I love that these books portray Henk’s wife as a powerful character, with just as much influence and talent as her husband. She is not the damsel in distress who constantly needs protection from her husband – although there are times when her safety is put on the line alongside Henk’s – but rather a useful and important asset for Henk’s investigations as well as his life partner. The literary world needs far more of this kind of female character.

I would have liked to have experienced a little more of Henk’s emotions as well as his sharp and enquiring mind. However, I don’t feel like anything was taken away from the book. On the contrary, it retained the correct level of entertaining mysteriousness and complexity without completely losing me. This is no achievement to sniff at, as I must admit that although I am an intelligent woman, often detective novels tend to run away from me and weave too complicated a web for me to follow. Not so with The Harbour Master. I understood perfectly what was going on while being kept intrigued and hooked.

The Harbour Master combines all those features that one would seek in a thriller – colourful and varied characters, an air of mystery and corruption, fast-paced action and scandal, and of course a little bit of violence thrown in. There are a number of threads and layers to each story which means that the outcomes are far from predictable, adding to the excitement of the reading experience. Rather than having to wade myself through, I felt that I was being carried along by the narrative, and that, to me, is a literary job well done.

I very very much look forward to the next instalment of Henk’s story, hopefully with even more action this time around.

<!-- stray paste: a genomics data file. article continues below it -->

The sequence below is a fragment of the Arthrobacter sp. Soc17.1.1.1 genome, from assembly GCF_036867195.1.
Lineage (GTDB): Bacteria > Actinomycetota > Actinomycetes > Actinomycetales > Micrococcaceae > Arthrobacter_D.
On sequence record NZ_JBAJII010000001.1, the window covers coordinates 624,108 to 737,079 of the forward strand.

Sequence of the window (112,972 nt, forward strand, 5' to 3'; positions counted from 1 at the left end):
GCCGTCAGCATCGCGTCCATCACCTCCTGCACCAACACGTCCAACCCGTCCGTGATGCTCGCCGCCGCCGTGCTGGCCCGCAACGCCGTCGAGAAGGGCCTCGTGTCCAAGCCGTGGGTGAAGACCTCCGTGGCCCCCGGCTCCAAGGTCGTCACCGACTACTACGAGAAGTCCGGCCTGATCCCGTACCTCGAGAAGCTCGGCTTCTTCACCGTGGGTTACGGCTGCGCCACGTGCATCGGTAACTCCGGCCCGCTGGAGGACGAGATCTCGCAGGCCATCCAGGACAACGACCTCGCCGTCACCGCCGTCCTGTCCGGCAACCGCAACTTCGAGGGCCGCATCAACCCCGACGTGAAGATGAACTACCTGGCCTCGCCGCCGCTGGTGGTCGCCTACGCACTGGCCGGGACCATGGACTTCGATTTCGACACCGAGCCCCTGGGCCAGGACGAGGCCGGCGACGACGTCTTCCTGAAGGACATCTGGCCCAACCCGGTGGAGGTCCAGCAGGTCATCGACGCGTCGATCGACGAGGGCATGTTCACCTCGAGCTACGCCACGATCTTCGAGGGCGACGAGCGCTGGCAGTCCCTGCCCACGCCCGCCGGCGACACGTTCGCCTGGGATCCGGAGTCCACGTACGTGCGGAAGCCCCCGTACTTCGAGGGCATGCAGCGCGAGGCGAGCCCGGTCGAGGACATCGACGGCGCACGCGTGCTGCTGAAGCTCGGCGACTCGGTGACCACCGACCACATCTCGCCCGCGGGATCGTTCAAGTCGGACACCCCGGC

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Daniel and I meeting face to face for the first time at BookMachine event in London. (ignore the daft fringe.)

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The First Phone Call From Heaven by Mitch Albom

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When the residents of a small town on Lake Michigan start receiving phone calls from the afterlife, they all become the subject of widespread attention. Is it the greatest miracle ever or a massive hoax? Sully Harding, a grief-stricken single father, is determined to find out. This is a story about the power of belief – and a page-turner that will touch your soul.

I really enjoyed reading this. Whether or not the characters in this book are really receiving phone calls from heaven (and you will have to read the book to find out, as I’m not giving it away here!), the subject matter still makes the reader probe and analyse their own beliefs and possibilities. This book explores the subjects of philosophy, religion, morality, friendship, grief, family and more. A real study in humanity.